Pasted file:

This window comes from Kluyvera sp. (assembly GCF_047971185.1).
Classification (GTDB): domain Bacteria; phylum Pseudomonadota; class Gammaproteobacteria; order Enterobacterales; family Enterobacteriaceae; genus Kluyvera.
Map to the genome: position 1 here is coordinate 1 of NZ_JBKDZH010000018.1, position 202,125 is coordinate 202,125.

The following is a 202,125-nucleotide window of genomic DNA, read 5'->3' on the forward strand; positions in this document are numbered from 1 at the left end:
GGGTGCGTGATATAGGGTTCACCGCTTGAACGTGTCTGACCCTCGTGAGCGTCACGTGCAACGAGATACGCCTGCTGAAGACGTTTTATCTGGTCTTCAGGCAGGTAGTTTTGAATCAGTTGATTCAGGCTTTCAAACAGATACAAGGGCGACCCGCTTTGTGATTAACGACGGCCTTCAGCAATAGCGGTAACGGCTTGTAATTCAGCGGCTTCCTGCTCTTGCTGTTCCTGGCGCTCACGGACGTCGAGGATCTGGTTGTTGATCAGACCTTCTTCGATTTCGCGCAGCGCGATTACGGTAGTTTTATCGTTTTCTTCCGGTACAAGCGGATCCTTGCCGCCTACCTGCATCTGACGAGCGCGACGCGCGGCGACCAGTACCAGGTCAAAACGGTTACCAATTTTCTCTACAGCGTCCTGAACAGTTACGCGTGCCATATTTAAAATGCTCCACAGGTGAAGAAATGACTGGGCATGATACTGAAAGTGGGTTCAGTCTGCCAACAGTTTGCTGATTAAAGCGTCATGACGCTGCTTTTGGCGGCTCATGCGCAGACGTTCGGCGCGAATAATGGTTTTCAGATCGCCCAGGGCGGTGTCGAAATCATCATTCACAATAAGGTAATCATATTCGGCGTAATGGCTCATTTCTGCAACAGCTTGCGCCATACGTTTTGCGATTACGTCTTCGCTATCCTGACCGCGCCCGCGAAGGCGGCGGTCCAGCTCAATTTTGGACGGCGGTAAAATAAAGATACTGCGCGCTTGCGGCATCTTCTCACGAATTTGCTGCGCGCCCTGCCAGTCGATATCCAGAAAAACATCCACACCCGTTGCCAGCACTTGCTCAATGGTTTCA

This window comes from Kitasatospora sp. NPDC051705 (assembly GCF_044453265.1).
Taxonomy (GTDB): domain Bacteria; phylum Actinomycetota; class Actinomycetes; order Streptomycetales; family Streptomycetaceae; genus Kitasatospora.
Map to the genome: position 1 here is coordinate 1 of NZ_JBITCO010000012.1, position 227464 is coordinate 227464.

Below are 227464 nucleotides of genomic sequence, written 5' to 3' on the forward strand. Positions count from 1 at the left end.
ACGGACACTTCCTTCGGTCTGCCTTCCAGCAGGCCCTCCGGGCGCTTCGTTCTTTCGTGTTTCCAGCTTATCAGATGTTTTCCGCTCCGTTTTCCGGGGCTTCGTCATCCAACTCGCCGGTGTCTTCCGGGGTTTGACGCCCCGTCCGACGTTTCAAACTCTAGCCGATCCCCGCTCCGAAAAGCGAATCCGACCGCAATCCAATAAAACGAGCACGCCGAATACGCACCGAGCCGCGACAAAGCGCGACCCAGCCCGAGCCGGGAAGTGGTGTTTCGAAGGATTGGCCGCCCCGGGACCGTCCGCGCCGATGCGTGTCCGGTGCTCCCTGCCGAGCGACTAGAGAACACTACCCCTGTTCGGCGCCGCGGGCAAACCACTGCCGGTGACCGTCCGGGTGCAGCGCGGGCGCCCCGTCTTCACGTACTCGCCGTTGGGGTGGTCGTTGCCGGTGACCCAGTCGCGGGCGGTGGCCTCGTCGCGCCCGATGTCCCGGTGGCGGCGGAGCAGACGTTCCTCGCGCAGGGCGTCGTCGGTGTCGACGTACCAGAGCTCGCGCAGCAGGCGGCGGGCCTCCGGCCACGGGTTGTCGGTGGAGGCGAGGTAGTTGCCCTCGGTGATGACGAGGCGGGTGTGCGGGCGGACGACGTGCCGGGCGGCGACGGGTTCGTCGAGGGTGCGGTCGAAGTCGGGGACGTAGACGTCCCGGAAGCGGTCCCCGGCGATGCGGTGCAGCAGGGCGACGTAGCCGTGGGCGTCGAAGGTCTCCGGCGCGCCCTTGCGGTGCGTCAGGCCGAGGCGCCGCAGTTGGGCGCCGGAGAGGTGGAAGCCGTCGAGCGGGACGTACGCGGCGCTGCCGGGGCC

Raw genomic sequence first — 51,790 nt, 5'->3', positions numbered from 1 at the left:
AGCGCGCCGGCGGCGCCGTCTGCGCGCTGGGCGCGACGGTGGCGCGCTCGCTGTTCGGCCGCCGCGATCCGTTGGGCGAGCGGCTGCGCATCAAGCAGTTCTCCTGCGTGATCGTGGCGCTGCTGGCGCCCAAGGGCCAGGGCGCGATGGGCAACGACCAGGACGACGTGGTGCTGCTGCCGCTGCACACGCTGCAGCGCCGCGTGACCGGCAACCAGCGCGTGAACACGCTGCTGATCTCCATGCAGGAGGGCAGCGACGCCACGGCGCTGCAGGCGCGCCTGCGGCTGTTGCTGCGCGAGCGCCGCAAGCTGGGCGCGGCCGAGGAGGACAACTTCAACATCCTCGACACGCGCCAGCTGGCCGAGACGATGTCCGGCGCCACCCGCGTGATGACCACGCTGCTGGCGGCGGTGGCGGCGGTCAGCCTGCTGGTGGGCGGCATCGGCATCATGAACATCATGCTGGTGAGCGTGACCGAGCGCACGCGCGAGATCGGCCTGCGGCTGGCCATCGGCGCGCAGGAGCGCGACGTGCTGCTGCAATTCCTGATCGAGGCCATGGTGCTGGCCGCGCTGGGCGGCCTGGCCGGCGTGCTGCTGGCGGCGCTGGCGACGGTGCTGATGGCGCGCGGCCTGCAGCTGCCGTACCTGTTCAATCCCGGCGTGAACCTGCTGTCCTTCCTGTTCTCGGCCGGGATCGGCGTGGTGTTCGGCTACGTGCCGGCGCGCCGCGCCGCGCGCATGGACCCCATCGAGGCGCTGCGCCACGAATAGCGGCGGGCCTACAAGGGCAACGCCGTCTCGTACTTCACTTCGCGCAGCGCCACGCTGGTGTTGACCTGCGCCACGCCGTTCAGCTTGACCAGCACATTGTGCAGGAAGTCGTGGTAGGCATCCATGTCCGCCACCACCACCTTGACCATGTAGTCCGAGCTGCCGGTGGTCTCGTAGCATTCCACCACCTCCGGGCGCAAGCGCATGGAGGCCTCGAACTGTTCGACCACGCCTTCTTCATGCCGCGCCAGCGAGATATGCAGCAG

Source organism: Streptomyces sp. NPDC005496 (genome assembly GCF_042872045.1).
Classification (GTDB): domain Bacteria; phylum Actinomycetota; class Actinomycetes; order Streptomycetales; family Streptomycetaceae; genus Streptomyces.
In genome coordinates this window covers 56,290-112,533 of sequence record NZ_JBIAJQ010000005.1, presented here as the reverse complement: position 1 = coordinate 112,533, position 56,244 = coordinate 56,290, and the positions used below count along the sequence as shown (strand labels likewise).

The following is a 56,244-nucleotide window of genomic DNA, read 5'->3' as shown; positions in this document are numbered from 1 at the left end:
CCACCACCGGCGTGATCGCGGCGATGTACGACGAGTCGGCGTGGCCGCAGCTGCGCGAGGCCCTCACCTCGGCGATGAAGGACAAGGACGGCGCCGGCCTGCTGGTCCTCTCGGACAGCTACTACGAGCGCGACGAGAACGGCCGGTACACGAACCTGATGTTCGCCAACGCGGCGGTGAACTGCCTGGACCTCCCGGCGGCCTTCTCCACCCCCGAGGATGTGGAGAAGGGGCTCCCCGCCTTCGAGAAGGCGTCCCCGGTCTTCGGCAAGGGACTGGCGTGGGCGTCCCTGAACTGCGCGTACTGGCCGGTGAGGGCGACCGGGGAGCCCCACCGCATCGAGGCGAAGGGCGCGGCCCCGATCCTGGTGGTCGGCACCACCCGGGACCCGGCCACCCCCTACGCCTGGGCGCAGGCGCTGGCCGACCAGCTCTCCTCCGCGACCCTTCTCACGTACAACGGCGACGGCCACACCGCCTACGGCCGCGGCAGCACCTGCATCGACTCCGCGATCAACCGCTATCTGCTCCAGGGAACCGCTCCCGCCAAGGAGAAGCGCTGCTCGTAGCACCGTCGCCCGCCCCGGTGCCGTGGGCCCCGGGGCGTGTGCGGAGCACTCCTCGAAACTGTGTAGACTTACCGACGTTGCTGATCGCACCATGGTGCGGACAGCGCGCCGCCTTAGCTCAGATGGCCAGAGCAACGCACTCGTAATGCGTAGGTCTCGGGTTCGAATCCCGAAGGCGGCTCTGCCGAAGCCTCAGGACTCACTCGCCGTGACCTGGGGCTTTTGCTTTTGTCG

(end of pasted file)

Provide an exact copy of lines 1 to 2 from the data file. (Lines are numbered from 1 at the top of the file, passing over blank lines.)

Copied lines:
This window comes from Kluyvera sp. (assembly GCF_047971185.1).
Classification (GTDB): domain Bacteria; phylum Pseudomonadota; class Gammaproteobacteria; order Enterobacterales; family Enterobacteriaceae; genus Kluyvera.